One quite important kernel object is the "Thread". You surely know, each process has one or multiple threads. A process is done if all threads are done. There are lots of kernel32.dll APIs for dealing with threads. madKernel implements two interfaces, namely "IThread" to encapsulate a single thread object and "IThreads" to work with a list of threads. See also the IThread Reference and the IThreads Reference.

  IThread  = interface (IWaitableObj ) ['{A1DB3220-8EB8-11D3-A52E-00005A180D69}'];
  IThreads = interface (IWaitableObjs) ['{A1DB3221-8EB8-11D3-A52E-00005A180D69}'];

There are multiple ways to get an IThread or an IThreads instance. You can use IProcess.Threads or IWindow.OwnerThread or one of the following functions. You can create a "NewThread", you can get the "CurrentThread" or the current process' "MainThread". Also you can convert a win32 handle dword value or an IHandle instance into an IThread instance. Finally you can call "Threads" to get a list of the threads of our process or of all processes system wide.

type TThreadFunc = function (param: pointer) : cardinal; stdcall;

function NewThread (threadFunc    : TThreadFunc;
                    parameter     : pointer             = nil;
                    creationFlags : cardinal            = 0;
                    stackSize     : cardinal            = 0;
                    threadAttr    : PSecurityAttributes = nil) : IThread;

function CurrentThread : IThread;
function MainThread    : IThread;

function Thread (const thread : IHandle        ) : IThread; overload;
function Thread (thread       : cardinal;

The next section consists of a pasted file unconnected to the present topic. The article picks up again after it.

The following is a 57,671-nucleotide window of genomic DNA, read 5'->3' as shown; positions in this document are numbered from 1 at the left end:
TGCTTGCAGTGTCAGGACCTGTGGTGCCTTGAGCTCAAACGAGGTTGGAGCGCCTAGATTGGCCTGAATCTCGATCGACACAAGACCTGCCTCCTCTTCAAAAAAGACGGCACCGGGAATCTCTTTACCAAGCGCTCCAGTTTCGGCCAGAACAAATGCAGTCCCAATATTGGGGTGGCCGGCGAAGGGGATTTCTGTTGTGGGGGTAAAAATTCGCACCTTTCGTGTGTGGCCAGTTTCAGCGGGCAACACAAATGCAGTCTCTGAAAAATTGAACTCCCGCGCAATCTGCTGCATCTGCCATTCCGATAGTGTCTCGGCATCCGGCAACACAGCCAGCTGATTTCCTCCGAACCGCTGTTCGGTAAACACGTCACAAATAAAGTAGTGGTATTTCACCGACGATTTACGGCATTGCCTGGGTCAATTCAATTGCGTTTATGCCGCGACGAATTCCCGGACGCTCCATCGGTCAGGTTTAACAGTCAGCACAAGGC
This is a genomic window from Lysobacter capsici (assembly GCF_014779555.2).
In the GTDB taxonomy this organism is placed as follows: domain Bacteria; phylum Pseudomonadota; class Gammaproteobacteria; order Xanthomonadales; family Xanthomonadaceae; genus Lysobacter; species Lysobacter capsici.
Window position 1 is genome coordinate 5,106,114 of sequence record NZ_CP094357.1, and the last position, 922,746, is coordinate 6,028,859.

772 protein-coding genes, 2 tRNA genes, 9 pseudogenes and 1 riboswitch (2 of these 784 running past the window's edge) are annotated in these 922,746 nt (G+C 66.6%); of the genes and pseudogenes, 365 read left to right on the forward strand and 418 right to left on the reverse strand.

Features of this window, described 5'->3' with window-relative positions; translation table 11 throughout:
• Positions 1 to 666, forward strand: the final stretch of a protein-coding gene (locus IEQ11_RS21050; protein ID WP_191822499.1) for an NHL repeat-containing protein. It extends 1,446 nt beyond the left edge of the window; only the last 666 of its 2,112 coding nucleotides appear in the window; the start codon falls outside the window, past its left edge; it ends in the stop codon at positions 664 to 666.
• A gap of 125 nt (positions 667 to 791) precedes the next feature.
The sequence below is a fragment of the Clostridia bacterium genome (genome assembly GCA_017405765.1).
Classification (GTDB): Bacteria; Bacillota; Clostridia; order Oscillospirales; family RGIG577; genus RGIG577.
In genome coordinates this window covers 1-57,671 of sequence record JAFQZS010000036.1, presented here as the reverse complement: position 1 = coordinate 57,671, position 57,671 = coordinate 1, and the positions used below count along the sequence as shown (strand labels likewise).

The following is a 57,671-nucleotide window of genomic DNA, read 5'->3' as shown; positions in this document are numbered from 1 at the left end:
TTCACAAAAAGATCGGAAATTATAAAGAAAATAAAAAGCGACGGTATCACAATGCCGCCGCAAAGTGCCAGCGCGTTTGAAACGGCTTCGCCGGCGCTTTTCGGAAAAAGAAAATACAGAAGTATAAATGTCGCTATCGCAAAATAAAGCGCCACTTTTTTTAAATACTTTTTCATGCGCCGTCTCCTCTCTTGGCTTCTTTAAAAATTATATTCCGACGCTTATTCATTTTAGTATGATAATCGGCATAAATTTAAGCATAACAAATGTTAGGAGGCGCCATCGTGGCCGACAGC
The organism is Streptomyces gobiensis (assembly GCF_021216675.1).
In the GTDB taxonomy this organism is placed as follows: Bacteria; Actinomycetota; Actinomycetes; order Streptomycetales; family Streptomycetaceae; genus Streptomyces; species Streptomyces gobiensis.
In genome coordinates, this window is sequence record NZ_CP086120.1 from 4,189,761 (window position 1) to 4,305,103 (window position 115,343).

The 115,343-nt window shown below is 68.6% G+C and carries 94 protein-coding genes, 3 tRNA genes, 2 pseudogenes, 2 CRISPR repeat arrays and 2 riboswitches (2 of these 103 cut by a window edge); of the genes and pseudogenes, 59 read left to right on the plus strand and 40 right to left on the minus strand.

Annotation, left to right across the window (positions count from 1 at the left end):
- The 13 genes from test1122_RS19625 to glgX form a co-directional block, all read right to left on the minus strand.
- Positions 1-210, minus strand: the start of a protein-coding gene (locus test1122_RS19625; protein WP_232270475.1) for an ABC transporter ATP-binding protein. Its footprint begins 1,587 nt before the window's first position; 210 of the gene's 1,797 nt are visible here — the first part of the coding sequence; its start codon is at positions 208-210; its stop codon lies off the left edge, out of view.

autoClose    : boolean  = true) : IThread; overload;

function Threads (systemWide: boolean = false) : IThreads;

// Example:
function TestThread(dummy: pointer) : cardinal; stdcall;
  result := 0;
  Assert(CurrentThread <> MainThread);


You can check whether the thread object represented by this IThread instance is still valid. Also you can check whether the thread is still running or whether it has finished its task.

function IThread.IsStillValid   : boolean;
function IThread.IsStillRunning : boolean;

// Example:

To get a handle with full access rights, you can simply use the property IKernelObj.Handle. If you need specific access rights, you can call the method "GetHandle" and enter the access rights you need. Please note, that madKernel takes your access wish as the minimum. That means it is possible (due to handle caching) that you get a handle back, which has all the access rights you need plus some more rights you didn't ask for.

function IThread.GetHandle (access: cardinal = THREAD_ALL_ACCESS) : IHandle;

In win9x you can call "StoreHandle" to tell madKernel that the handles for this thread should be cached. You can call "StoreHandle" as often as you like, but please call "ReleaseHandle" once for each "StoreHandle" call. In winNT handles are always cached, so there these properties are ignored.

procedure IThread.StoreHandle;    // win9x only
procedure IThread.ReleaseHandle;  // win9x only

To which process does this thread belong?

property IThread.OwnerProcess : IProcess;

// Example:
Assert(CurrentThread.OwnerProcess = CurrentProcess);

"Windows_" lists all the windows which belong to this thread. "TaskbarWindows" returns a subcount of this list, only those windows are returned, which are visible in the taskbar.

property IThread.Windows_       : IWindows;
property IThread.TaskbarWindows : IWindows;

// Example:
MessageBox(0, pchar(IntToStr(CurrentThread.Windows_.ItemCount) + ' windows belong to me!'), 'info', 0);

With these properties you can access the thread's priority parameters. Please see the win32 APIs "GetThreadPriority" and "GetThreadPriorityBoost" for more information.

property IThread.Priority      : integer;
property IThread.PriorityBoost : boolean;